August 22, 2006
Podcasting is about to celebrate its second birthday and
we don't know of a marketer out there who isn't at least mulling over the possibilities.
Here's our handy guide, including:
o Surprising data on listener demographics
o 3 Mistakes to avoid
o 5 Rules for podcast content
o 4 Tips to create commercials that get results
Plus, loads of handy hotlinks for vendors, blogs and info:
Invented in August 2004, podcasts are one of the fastest-growing media channels in history -- from the podcasters' side anyway.
The good news is millions listen to podcasts. The bad news is so many podcasters are broadcasting that the average podcaster gets a few hundred listeners (if they're lucky.)
Should you be considering launching a podcast as a marketing campaign? Or perhaps sponsoring a third-party podcast? Here's MarketingSherpa's handy 101 guide to get you started:
Basic data -- Three Listener Demographic Surprises
If you're feeling behind because your podcasting initiative hasn't gotten off the ground, don't worry. Podcasting may be the hippest, hottest thing on the planet, but the vast majority of Web surfers haven't downloaded a single one yet.
Surprise #1. Total listenership
According to Arbitron/Edison Media Research, as of June only 22% of people had even heard of "podcasting" but only 11% had ever listened to one. It seems these early adopters weren't all terribly impressed either. According to Nielsen//NetRatings, just 6.6% of the online population in July recently downloaded an audio podcast. That's about 9.2 million US adults.
(Note: according to Podtrac, 22 million US adults as of early May had viewed a podcast, but that data includes children and people who've downloaded music but not necessarily entire 'podcast' shows per se.)
So, roughly 40% of people who've downloaded at least once, haven't made it a regular habit yet, despite the fact that many podcasts can be subscribed to on a regular basis just like RSS feeds and email newsletters can be.
Video podcasting (also known as Vcasting) is coming up just about as quickly with 4.4% of the Net population, as measured by Nielsen, viewing videos.
Surprise #2. Specific demographics
Although many in the podcasting world assume the core audience is young men ages 18-34 in tech fields (your typical geeky early adopters) the truth is actually completely different. Podcasting listenership is extremely broad.
According to Arbitron, podcasting listenership is fairly even across the sexes with women at 48%. Plus, only 32% of listeners are ages 18-34. At 45%, the biggest demographic slice of listeners is 35 or older, with 17% in the 45-54 age group.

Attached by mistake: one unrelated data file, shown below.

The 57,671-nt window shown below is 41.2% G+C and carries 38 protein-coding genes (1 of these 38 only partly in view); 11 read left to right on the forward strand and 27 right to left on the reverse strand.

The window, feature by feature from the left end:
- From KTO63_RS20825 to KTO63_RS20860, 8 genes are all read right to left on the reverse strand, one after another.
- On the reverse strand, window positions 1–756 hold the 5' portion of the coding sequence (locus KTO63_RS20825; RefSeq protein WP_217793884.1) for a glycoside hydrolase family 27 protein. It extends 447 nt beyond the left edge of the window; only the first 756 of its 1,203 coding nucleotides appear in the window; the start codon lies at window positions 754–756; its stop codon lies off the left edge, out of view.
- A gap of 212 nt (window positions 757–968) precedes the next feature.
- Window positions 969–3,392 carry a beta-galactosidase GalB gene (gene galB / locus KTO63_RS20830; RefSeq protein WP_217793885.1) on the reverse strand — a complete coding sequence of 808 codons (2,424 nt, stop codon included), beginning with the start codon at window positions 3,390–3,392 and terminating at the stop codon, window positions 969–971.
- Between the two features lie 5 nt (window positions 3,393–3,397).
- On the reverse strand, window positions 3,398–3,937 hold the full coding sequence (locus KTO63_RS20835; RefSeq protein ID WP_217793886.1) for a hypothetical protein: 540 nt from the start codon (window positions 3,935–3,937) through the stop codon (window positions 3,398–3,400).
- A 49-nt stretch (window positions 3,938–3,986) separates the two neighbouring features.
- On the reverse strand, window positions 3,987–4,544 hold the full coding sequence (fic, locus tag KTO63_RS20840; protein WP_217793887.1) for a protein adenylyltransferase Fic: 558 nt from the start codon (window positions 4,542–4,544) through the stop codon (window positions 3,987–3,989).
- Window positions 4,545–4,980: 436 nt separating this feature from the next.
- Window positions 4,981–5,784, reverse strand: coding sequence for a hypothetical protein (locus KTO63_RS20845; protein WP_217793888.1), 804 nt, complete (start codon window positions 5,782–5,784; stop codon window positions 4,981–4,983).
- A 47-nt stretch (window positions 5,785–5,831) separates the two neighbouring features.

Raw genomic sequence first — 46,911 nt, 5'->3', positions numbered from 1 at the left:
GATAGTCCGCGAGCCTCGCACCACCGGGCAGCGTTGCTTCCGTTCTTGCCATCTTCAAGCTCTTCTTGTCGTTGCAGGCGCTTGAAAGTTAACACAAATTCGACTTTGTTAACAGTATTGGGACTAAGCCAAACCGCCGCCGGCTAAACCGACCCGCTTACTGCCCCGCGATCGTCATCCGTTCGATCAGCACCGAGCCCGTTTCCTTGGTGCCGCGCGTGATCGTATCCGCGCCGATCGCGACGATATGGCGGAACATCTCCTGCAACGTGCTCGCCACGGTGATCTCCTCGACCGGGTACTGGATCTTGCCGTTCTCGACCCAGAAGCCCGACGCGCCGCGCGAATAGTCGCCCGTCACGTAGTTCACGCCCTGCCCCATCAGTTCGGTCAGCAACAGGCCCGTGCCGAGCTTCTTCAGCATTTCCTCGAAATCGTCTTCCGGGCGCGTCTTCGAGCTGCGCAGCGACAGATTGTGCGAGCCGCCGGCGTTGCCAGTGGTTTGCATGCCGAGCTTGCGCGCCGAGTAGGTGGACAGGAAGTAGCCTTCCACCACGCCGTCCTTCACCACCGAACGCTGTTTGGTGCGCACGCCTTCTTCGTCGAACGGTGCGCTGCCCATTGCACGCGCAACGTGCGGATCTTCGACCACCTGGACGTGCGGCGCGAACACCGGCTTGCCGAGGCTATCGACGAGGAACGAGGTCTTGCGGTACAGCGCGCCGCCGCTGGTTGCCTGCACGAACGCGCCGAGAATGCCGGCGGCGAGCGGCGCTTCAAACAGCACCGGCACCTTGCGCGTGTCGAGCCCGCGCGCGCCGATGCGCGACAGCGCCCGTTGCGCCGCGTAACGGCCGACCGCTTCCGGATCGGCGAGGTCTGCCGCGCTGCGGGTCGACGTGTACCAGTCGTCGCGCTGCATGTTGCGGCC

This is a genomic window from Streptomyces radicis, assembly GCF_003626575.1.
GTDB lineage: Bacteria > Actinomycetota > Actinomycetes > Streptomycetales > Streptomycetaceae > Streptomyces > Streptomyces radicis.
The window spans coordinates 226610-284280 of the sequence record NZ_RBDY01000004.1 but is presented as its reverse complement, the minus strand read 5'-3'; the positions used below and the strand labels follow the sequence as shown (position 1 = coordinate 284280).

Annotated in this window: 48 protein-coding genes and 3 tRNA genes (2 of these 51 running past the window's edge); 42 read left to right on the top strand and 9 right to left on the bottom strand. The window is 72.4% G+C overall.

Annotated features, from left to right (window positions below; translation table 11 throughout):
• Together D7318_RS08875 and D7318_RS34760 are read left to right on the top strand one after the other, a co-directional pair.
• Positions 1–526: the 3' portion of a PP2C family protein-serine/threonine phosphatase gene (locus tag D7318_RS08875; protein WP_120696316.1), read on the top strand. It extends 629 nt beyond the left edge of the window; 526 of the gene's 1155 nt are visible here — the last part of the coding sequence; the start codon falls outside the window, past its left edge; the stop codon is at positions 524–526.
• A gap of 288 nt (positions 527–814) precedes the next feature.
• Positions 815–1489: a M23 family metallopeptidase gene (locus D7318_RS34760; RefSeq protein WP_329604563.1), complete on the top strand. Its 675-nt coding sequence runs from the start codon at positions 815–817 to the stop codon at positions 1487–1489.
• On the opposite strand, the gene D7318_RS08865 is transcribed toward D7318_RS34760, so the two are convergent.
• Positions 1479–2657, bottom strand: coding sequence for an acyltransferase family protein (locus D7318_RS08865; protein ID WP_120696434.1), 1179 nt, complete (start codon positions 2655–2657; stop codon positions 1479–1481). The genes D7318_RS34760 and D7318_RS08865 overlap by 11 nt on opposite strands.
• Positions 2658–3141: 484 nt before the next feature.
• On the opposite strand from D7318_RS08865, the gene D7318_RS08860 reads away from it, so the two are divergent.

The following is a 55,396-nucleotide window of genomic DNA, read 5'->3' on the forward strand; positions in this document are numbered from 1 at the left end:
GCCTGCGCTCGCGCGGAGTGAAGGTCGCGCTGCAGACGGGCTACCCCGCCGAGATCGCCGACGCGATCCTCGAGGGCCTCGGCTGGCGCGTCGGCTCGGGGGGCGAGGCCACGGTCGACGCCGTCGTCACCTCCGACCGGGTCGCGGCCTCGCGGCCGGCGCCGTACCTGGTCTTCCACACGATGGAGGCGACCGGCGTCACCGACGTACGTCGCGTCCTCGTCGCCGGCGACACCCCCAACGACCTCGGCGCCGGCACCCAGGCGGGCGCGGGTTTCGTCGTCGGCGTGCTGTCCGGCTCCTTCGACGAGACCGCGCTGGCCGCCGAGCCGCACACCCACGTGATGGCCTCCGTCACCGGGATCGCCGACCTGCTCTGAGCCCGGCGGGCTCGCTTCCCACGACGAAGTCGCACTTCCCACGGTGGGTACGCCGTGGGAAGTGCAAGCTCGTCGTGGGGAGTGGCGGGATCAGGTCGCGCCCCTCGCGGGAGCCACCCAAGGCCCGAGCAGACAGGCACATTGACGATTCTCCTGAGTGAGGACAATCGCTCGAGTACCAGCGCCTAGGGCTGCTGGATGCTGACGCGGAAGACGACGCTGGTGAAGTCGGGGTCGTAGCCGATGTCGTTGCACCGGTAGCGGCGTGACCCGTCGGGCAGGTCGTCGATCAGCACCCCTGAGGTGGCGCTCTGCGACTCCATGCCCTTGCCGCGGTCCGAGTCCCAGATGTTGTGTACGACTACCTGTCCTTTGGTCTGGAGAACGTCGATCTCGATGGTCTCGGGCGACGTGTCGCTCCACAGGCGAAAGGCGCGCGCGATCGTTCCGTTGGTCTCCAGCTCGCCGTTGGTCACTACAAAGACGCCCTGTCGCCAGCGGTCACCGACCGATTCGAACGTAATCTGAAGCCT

These stats are extremely good news for the podcasting world, indicating the medium's jumped well over the early adopter ghetto and hit mainstream. Now all that remains to see is how big podcasting will get.
Surprise #3. Listening platforms
Another surprise, although the term podcasting was inspired by the iPod, you don't need an iPod to listen to or view a podcast. In fact, the majority of users don't listen via iPods. According to a May 2006 Podtrac survey, 56% of the audience listen via their computers instead.
So, podcasting isn't limited to iPod (or other mobile device) ownership. Your tech team should format the audio and/or video to work on an iPod as well as a computer.
Specific Tips on Creating a Podcast That Works as a Marketing Tool
Many of the most successful podcasts resemble a cross between a regularly published email newsletter with several interesting articles, a personal blog with a strong individual tone and a radio talk show with must-meet guest stars. So the best qualities are:
o Strong voice - not just the sound but the style
o Steadiness of publication - not a one-off, but a continuing series
o Variety - different guests-stars, different "articles"
According to Rob Walch, co-author of the book, 'Tricks of the Podcasting Masters' (link below) you should avoid the three most common mistakes:
Mistake #1. Shovelware
Every time a new media is invented (TV, the Web, and now podcasting) at first creators try to shovel up the same content onto the new medium that worked in the others. Don't just read your Web site content or email articles into a microphone. If your fans wanted that, they could go online to see it.
Although you may include calls to action to go to your site (click for more info…), your content should be new, fresh, specifically created for this medium. That's why guest interviews, music, co-host chit chat and even rants do so well for podcasts.
Mistake #2. Sales pitch
You may get a few people to download a podcast that's a lightly disguised sales pitch once … but chances are none of them will bother to download or listen to the next installment. Just as with email newsletters, the best-loved podcasts offer content the listeners find valuable and/or highly entertaining.
Instead of viewing the podcast as infomercial, consider it your 'Hallmark Hall of Fame' series, where you'll broadcast great content that's lightly peppered with palatable commercials.